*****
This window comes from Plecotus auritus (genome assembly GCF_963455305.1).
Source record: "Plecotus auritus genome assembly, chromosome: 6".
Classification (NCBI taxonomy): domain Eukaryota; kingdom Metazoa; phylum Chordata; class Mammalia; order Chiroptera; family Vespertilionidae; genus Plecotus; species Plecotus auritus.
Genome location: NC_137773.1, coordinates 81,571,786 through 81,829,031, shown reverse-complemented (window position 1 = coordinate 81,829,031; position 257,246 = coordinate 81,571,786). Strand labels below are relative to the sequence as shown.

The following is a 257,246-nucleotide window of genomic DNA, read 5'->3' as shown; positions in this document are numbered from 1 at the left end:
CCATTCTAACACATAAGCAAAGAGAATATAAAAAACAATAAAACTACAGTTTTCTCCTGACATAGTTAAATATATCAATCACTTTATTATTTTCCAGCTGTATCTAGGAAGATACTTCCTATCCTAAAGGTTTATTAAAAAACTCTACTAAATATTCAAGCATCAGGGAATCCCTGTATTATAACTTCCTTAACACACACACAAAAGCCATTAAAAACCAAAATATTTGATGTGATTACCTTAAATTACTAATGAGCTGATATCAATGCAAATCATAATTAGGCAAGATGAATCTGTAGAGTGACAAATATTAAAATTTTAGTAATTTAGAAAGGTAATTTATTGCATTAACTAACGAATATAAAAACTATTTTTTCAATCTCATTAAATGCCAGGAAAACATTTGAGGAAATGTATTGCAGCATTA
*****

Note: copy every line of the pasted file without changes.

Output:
This window comes from Plecotus auritus (genome assembly GCF_963455305.1).
Source record: "Plecotus auritus genome assembly, chromosome: 6".
Classification (NCBI taxonomy): domain Eukaryota; kingdom Metazoa; phylum Chordata; class Mammalia; order Chiroptera; family Vespertilionidae; genus Plecotus; species Plecotus auritus.
Genome location: NC_137773.1, coordinates 81,571,786 through 81,829,031, shown reverse-complemented (window position 1 = coordinate 81,829,031; position 257,246 = coordinate 81,571,786). Strand labels below are relative to the sequence as shown.

The following is a 257,246-nucleotide window of genomic DNA, read 5'->3' as shown; positions in this document are numbered from 1 at the left end:
CCATTCTAACACATAAGCAAAGAGAATATAAAAAACAATAAAACTACAGTTTTCTCCTGACATAGTTAAATATATCAATCACTTTATTATTTTCCAGCTGTATCTAGGAAGATACTTCCTATCCTAAAGGTTTATTAAAAAACTCTACTAAATATTCAAGCATCAGGGAATCCCTGTATTATAACTTCCTTAACACACACACAAAAGCCATTAAAAACCAAAATATTTGATGTGATTACCTTAAATTACTAATGAGCTGATATCAATGCAAATCATAATTAGGCAAGATGAATCTGTAGAGTGACAAATATTAAAATTTTAGTAATTTAGAAAGGTAATTTATTGCATTAACTAACGAATATAAAAACTATTTTTTCAATCTCATTAAATGCCAGGAAAACATTTGAGGAAATGTATTGCAGCATTA